Mock trials are carefully designed learning "games" that recreate the procedures, dynamics and drama of civil or criminal court trials. The UNH Mock Trial Program provides a rewarding opportunity for students interested in the law, or those that want to put their theatrical or debating talents to the test in intercollegiate competition. Students acquire the knowledge and skills to participate on teams as attorneys, witnesses and supporting players. They use those skills in scrimmages and tournaments against teams from colleges and universities from the region.
One of mock trial's noteworthy features as a scholastic competition is that its first purpose is to be educational and its competitive aspects are secondary. Many mock trial participants find that while the spirit of competition motivates them to do their best work, the spirit of fairness and civility, which mock trial competitions are intended to foster, offer some of its greatest rewards.
Mock Trial Explained
The UNH Mock Trial Program is open to undergraduate students interested in learning about the legal system and the dynamics of trial litigation. Students join teams of 8-10 persons. They learn the skills of argument, witness examination, evidentiary procedure, trial strategy and persuasive speaking. They prepare to participate both for the defense and the plaintiff or prosecution. Each year students work with a "fact pattern," a packet of case materials prepared by the American Mock Trial Association. The UNH Mock Trial Teams compete at various intercollegiate competitions throughout the year, including the American Mock Trial Association's Regional Competitions held at other universities in the Northeast. All teams have a chance at competing in the National Tournaments held in St. Paul, MN and Des Moines, IA.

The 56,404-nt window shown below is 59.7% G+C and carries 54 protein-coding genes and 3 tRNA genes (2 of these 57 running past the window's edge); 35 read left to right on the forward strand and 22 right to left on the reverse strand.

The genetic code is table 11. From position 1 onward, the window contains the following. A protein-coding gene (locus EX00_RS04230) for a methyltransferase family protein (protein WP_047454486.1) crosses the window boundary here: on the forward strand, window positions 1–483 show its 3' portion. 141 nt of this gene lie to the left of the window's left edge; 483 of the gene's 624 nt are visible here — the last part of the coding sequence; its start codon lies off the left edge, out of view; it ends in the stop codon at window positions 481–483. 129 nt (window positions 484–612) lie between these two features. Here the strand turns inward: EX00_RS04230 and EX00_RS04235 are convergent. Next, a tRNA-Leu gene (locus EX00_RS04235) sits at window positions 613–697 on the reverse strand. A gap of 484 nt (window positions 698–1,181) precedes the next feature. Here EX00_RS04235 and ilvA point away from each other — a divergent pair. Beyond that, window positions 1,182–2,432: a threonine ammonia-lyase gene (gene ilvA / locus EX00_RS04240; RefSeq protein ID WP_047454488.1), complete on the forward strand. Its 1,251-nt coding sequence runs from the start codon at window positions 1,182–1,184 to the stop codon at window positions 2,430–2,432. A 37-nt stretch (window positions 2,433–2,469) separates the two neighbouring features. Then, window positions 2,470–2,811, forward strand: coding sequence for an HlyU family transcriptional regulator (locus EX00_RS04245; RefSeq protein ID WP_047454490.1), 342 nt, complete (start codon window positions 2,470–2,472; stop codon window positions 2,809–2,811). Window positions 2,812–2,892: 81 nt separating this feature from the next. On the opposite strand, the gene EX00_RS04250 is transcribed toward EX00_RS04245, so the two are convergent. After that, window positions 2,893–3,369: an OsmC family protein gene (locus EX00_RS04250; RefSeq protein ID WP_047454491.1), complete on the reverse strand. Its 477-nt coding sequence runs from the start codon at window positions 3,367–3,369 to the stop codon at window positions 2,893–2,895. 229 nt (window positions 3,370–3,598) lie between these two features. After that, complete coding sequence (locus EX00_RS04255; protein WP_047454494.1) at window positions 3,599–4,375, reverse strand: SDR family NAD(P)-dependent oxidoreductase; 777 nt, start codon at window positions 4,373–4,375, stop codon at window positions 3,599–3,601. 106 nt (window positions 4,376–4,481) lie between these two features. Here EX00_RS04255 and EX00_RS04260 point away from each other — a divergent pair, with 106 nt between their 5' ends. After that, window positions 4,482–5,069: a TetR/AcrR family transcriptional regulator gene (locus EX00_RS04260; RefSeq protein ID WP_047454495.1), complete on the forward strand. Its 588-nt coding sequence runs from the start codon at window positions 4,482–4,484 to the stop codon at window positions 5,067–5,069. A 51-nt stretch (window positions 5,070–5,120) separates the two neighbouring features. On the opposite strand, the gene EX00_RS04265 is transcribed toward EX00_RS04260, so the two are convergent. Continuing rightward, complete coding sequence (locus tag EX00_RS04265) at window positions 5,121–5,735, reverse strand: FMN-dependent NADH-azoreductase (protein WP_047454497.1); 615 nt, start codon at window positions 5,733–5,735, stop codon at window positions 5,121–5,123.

Students submit written openings, closing, directs and crosses. The weeks before tournaments are very busy. Mock trial is a team activity, and students are expected to commit themselves to their teammates' success. The Regional Tournament (first week of Feb.) is not convenient for us; you may need to come back to campus a day or two before the start of the semester to rehearse. Mock trial does not meet in December or in May so students can concentrate on their other courses.
No. The skills you develop in mock trial will serve you well in any endeavor: public speaking; strategizing, teamwork, improvisation, and debate. Students with prior experience in either theater or debate have much to offer. At the same time, students with a special interest in the law, law-related topics or law-related careers can expect that active participation in the mock trial program will enrich their understanding of and appreciation for the dynamics of the trial process.
No and Yes. Law schools will not give you special credit for taking mock trial. Doing well in your major and on the LSAT plays the largest role in law school admissions. However, mock trial (like an internship) is an excellent way of learning about and displaying you interest in law.